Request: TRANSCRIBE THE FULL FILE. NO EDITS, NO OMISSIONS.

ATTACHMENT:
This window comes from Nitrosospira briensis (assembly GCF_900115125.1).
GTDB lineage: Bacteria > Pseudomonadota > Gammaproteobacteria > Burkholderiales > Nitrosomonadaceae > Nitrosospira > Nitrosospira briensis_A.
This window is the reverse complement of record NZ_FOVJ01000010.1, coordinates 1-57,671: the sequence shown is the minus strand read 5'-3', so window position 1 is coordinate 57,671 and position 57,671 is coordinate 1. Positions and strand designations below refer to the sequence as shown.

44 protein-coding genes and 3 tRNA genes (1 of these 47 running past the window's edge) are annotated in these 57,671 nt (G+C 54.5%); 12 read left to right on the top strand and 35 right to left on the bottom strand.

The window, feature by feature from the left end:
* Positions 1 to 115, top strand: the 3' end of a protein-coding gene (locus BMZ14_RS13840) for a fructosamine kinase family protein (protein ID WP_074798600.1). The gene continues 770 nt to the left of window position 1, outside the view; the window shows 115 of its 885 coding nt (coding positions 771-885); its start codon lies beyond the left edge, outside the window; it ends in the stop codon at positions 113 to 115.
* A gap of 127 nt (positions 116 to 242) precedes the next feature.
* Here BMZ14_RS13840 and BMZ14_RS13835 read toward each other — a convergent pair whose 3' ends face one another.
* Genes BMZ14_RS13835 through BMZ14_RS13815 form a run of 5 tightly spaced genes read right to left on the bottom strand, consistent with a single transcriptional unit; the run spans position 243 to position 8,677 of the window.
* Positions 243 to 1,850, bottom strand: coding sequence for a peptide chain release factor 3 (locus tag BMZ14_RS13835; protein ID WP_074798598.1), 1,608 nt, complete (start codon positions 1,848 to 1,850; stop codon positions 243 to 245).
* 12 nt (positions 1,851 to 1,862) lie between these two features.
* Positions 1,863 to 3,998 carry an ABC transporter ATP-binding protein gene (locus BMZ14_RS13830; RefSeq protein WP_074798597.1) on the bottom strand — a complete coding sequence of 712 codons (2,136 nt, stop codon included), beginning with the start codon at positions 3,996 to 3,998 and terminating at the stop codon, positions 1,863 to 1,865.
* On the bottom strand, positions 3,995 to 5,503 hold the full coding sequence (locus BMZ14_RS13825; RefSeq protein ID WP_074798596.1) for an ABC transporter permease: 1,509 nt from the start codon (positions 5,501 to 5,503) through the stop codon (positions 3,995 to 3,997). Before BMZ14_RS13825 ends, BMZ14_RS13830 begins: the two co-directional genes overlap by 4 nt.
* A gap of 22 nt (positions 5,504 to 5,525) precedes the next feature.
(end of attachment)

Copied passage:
This window comes from Nitrosospira briensis (assembly GCF_900115125.1).
GTDB lineage: Bacteria > Pseudomonadota > Gammaproteobacteria > Burkholderiales > Nitrosomonadaceae > Nitrosospira > Nitrosospira briensis_A.
This window is the reverse complement of record NZ_FOVJ01000010.1, coordinates 1-57,671: the sequence shown is the minus strand read 5'-3', so window position 1 is coordinate 57,671 and position 57,671 is coordinate 1. Positions and strand designations below refer to the sequence as shown.

44 protein-coding genes and 3 tRNA genes (1 of these 47 running past the window's edge) are annotated in these 57,671 nt (G+C 54.5%); 12 read left to right on the top strand and 35 right to left on the bottom strand.

The window, feature by feature from the left end:
* Positions 1 to 115, top strand: the 3' end of a protein-coding gene (locus BMZ14_RS13840) for a fructosamine kinase family protein (protein ID WP_074798600.1). The gene continues 770 nt to the left of window position 1, outside the view; the window shows 115 of its 885 coding nt (coding positions 771-885); its start codon lies beyond the left edge, outside the window; it ends in the stop codon at positions 113 to 115.
* A gap of 127 nt (positions 116 to 242) precedes the next feature.
* Here BMZ14_RS13840 and BMZ14_RS13835 read toward each other — a convergent pair whose 3' ends face one another.
* Genes BMZ14_RS13835 through BMZ14_RS13815 form a run of 5 tightly spaced genes read right to left on the bottom strand, consistent with a single transcriptional unit; the run spans position 243 to position 8,677 of the window.
* Positions 243 to 1,850, bottom strand: coding sequence for a peptide chain release factor 3 (locus tag BMZ14_RS13835; protein ID WP_074798598.1), 1,608 nt, complete (start codon positions 1,848 to 1,850; stop codon positions 243 to 245).
* 12 nt (positions 1,851 to 1,862) lie between these two features.
* Positions 1,863 to 3,998 carry an ABC transporter ATP-binding protein gene (locus BMZ14_RS13830; RefSeq protein WP_074798597.1) on the bottom strand — a complete coding sequence of 712 codons (2,136 nt, stop codon included), beginning with the start codon at positions 3,996 to 3,998 and terminating at the stop codon, positions 1,863 to 1,865.
* On the bottom strand, positions 3,995 to 5,503 hold the full coding sequence (locus BMZ14_RS13825; RefSeq protein ID WP_074798596.1) for an ABC transporter permease: 1,509 nt from the start codon (positions 5,501 to 5,503) through the stop codon (positions 3,995 to 3,997). Before BMZ14_RS13825 ends, BMZ14_RS13830 begins: the two co-directional genes overlap by 4 nt.
* A gap of 22 nt (positions 5,504 to 5,525) precedes the next feature.